Pioneers and Partisans - Anika Walke

Pioneers and Partisans

An Oral History of Nazi Genocide in Belorussia

The Nazi regime and local collaborators killed 800,000 Belorussian Jews, many of them parents or relatives of young Jews who survived the war. Thousands of young girls and boys were thus orphaned and struggled for survival on their own. Les mer
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The Nazi regime and local collaborators killed 800,000 Belorussian Jews, many of them parents or relatives of young Jews who survived the war. Thousands of young girls and boys were thus orphaned and struggled for survival on their own. This book is the first systematic account of young Soviet Jews' lives under conditions of Nazi occupation and genocide.

These orphans' experiences and memories are rooted in the 1930s, when Soviet policies promoted and sometimes actually created interethnic solidarity and social equality. This experience of interethnic solidarity provided a powerful framework for the ways in which young Jews survived and, several decades after the war, represented their experience of violence and displacement.

Through oral histories with several survivors, video testimonies, and memoirs, Anika Walke reveals the crucial roles of age and gender in the ways young Jews survived and remembered the Nazi genocide, and shows how shared experiences of trauma facilitated community building within and beyond national groups.

Pioneers and Partisans uncovers the repeated transformations of identity that Soviet Jewish children and adolescents experienced, from Soviet citizens in the prewar years, to a target of genocidal violence during the war, to a barely accepted national minority in the postwar Soviet Union.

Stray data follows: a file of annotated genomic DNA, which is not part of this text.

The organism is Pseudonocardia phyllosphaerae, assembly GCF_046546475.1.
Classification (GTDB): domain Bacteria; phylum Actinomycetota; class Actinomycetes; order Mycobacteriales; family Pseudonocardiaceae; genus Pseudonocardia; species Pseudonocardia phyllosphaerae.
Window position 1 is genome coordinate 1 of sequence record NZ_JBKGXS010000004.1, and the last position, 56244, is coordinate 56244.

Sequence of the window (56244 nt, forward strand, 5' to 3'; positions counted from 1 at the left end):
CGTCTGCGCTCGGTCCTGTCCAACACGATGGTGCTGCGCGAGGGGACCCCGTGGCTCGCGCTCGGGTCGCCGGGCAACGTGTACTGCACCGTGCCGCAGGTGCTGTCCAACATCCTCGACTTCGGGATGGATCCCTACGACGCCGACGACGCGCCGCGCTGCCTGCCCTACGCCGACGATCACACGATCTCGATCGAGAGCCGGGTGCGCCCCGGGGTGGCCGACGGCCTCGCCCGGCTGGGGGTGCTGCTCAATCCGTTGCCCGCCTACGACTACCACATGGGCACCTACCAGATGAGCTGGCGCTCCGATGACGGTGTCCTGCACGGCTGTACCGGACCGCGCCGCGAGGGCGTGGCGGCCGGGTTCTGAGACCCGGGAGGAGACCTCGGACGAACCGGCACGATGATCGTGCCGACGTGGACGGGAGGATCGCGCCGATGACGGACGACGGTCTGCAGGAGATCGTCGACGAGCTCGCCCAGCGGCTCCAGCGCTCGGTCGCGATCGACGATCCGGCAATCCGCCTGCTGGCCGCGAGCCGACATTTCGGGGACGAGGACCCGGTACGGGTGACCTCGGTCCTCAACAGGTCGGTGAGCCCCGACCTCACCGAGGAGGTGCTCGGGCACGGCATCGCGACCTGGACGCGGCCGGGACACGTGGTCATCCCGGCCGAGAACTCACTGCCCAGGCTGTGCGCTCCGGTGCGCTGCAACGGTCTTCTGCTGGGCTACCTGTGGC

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Forlag: Oxford University Press Inc
Innbinding: Paperback
Språk: Engelsk
ISBN: 9780190888831
Format: 24 x 16 cm
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«One of the five best books on the Soviet home front in World War II»

Wendy Z. Goldman, Wall Street Journal

«This book offers a rich, multilayered look at that region and era, also bringing to light the part played by women and children. Recommended for academic Holocaust collections.»

Hallie Cantor, Association of Jewish Libraries

«outstanding ... Pioneers and Partisans is an excellent contribution to the history and memory of the Holocaust in the Soviet Union, a book whose author has pondered thoughtfully the ethical and political implications of her scholarship. It addresses complex theoretical concerns without sacrificing narrative flow. That is a difficult task for any author, and Anika Walke has accomplished it beautifully.»

Emil Kerenji, Holocaust and Genocide Studies

«This book offers a rich, multilayered look at that region and era, also bringing to light the part played by women and children. Recommended for academic Holocaust collections.»

Hallie Cantor, Association of Jewish Libraries

«Anika Walke's book is an important contribution to the study of the Holocaust in Eastern Europe and the history of Belarusian Jewry.»

Andrej Kotljarchuk, H-Net

«The biggest strength of Anila Walke's work is her detailed analysis of the interaction between experience and memory in a context that, in terms of the politics of memory, is highly charged. She manages to embed the experience of the Holocaust in the overall life story of her interviewees and places it in a distinct geographical space. At the same time, she manages to give a voice to precisely those victims, whose traumatic experiences and losses had been marginalized in their home country for decades.»